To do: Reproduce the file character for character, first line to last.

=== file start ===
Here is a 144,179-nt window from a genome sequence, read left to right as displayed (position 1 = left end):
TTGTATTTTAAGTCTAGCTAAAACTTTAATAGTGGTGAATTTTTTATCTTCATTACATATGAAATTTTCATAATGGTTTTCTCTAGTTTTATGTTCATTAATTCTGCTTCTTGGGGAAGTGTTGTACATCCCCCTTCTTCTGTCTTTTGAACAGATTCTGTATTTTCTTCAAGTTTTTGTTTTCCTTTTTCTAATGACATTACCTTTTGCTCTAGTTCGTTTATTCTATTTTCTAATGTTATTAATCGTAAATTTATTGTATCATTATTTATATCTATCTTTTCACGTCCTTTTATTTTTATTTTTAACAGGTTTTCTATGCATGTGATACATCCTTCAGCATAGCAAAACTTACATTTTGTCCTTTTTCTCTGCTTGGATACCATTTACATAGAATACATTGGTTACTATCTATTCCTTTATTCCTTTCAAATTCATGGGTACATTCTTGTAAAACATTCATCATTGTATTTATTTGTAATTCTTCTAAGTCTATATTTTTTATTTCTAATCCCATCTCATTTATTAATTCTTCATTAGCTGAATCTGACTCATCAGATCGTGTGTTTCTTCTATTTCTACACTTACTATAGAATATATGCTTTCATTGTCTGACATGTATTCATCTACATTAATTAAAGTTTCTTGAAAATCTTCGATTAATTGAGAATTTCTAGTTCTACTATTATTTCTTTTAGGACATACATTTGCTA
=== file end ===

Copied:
Here is a 144,179-nt window from a genome sequence, read left to right as displayed (position 1 = left end):
TTGTATTTTAAGTCTAGCTAAAACTTTAATAGTGGTGAATTTTTTATCTTCATTACATATGAAATTTTCATAATGGTTTTCTCTAGTTTTATGTTCATTAATTCTGCTTCTTGGGGAAGTGTTGTACATCCCCCTTCTTCTGTCTTTTGAACAGATTCTGTATTTTCTTCAAGTTTTTGTTTTCCTTTTTCTAATGACATTACCTTTTGCTCTAGTTCGTTTATTCTATTTTCTAATGTTATTAATCGTAAATTTATTGTATCATTATTTATATCTATCTTTTCACGTCCTTTTATTTTTATTTTTAACAGGTTTTCTATGCATGTGATACATCCTTCAGCATAGCAAAACTTACATTTTGTCCTTTTTCTCTGCTTGGATACCATTTACATAGAATACATTGGTTACTATCTATTCCTTTATTCCTTTCAAATTCATGGGTACATTCTTGTAAAACATTCATCATTGTATTTATTTGTAATTCTTCTAAGTCTATATTTTTTATTTCTAATCCCATCTCATTTATTAATTCTTCATTAGCTGAATCTGACTCATCAGATCGTGTGTTTCTTCTATTTCTACACTTACTATAGAATATATGCTTTCATTGTCTGACATGTATTCATCTACATTAATTAAAGTTTCTTGAAAATCTTCGATTAATTGAGAATTTCTAGTTCTACTATTATTTCTTTTAGGACATACATTTGCTA